Online Turkish Course Gives Duke Students a Flexible Language Option

panorama of istanbul

Duke students will have a new, flexible option for fulfilling their language requirement this summer: an online course in Turkish.

Elementary Turkish 101 and 102 will be offered as fully online, for-credit courses for the first time in Summer 2019. The courses are designed to fulfill two levels of Turkish in two 6-week summer sessions: Turkish 101 in Summer Term 1 (May 15-June 24) and Turkish 102 in Term 2 (July 1-August 8). The courses will be taught by Didem Havlioğlu, a lecturing fellow of Asian and MIddle Eastern Studies at Duke.

With the help of the video conferencing platform Zoom, the courses will be taught synchronously in three evening classes per week. Students can take these classes while traveling or doing an internship program elsewhere. They only need to have a working internet connection and a computer with a camera and microphone.

A Cross-Campus, Hybrid Prototype

Havlioğlu has taught hybrid Turkish classes—which combine face-to-face and online components—for Duke and UNC-Chapel Hill students for the last four years. These classes entail three sessions each week: one face-to-face session in a physical classroom; one online, individual assignment; and one face-to-face session on Zoom.

Havlioğlu says the hybrid format encourages students to explore Turkish in various ways. “Each format complements the other,” she said. “For instance, face-to-face traditional classroom meetings allow students to meet each other and with the instructor. The online sessions allow them to explore the authentic material on their own, which gives them the opportunity to be proactive in their learning the material. The Zoom sessions allow bringing two (or more if needed) campuses together which helps build a diverse community.”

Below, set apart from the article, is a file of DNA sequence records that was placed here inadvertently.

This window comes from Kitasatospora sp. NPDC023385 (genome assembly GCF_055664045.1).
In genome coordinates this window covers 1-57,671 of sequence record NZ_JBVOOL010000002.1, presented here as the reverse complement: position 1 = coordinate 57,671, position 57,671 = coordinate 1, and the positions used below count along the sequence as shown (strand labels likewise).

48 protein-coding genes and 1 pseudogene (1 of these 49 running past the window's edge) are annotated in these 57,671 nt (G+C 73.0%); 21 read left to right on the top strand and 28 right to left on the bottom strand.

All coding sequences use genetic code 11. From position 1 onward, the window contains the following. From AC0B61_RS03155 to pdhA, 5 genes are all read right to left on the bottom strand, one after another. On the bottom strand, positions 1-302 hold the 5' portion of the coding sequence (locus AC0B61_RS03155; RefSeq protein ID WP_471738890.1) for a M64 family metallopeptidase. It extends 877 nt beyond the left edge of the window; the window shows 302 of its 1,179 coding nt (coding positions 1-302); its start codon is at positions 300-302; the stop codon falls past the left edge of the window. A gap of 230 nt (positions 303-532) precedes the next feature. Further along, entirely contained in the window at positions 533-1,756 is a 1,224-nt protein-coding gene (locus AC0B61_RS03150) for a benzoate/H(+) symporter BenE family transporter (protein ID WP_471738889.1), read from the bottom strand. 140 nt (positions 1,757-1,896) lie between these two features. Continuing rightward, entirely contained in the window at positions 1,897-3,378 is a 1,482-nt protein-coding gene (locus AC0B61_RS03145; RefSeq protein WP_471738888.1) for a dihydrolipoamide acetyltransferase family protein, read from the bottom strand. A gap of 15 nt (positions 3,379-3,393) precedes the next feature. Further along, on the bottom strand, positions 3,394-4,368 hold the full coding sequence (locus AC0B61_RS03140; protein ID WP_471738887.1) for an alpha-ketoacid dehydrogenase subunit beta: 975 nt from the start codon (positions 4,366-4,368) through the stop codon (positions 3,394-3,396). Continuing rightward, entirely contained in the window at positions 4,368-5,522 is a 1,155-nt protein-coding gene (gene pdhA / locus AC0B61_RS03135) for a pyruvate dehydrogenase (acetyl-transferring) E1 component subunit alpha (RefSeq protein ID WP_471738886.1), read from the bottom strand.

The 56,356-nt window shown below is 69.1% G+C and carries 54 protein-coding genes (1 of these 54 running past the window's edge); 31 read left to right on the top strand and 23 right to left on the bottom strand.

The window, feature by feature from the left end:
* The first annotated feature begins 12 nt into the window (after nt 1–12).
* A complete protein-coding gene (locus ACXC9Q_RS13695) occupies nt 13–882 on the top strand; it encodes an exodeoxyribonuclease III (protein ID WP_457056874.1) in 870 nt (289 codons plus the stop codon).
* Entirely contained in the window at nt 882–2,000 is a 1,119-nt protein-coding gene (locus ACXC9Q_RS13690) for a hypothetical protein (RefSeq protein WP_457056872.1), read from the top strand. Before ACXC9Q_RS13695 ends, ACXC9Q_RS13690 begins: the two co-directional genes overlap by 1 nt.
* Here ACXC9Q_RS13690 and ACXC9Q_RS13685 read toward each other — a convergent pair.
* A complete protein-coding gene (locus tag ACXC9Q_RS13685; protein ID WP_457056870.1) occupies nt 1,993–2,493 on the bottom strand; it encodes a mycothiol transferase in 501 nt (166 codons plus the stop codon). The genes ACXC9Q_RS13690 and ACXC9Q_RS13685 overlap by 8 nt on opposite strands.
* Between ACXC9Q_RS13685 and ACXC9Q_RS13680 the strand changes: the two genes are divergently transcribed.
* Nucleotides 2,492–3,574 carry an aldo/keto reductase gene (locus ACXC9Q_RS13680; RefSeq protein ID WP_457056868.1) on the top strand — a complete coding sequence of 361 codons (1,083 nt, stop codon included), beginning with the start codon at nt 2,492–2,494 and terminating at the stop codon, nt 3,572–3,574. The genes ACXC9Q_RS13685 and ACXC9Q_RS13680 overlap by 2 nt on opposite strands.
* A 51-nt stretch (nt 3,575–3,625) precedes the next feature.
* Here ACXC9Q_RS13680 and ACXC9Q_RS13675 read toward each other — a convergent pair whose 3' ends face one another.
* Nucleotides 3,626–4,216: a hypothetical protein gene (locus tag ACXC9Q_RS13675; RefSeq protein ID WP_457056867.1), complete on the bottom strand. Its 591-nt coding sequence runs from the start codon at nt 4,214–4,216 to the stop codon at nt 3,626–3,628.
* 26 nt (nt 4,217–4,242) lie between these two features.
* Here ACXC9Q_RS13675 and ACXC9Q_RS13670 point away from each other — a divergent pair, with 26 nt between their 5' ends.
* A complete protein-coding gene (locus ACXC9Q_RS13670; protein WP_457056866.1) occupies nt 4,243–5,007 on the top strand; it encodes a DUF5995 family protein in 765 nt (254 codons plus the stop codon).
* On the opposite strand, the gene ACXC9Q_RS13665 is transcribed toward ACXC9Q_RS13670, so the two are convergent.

Creating a Flexible Virtual Classroom

The online course Duke will offer this summer is an extension of this hybrid course model.

Havlioğlu wants to use technology to combine the best of face-to-face and online learning in a “virtual classroom.” The video conference sessions will give students the opportunity to interact with the instructor and a small group of classmates. Online assignments and projects will immerse students in real-life situations with interactive dialogs or readings voiced by native speakers. Students will also be encouraged to explore selected authentic Turkish material online independently.

Havlioğlu says the summer course will be the first time Turkish has been taught fully online for college credit in the U.S. “It is only natural that it is offered at Duke,” she said. “Over the last four years, the Turkish program at Duke has been making the best of technology in teaching languages and offering innovative solutions to the ever-changing needs of our students.”

Duke students can learn more about the course and enroll at Duke’s Summer Session website.

Courtney Lockemer

Author: Courtney Lockemer

Courtney was formerly the Communications and Outreach Manager at Columbia University’s Center for New Media Teaching and Learning (CCNMTL). She previously held a communications job in Duke’s Office of Information Technology, in which she helped promote innovative projects such as Duke’s iPod First Year Experience. Courtney holds a bachelor’s degree in English from Princeton University as well as an M.F.A. in Studio for Interrelated Media from the Massachusetts College of Art and Design.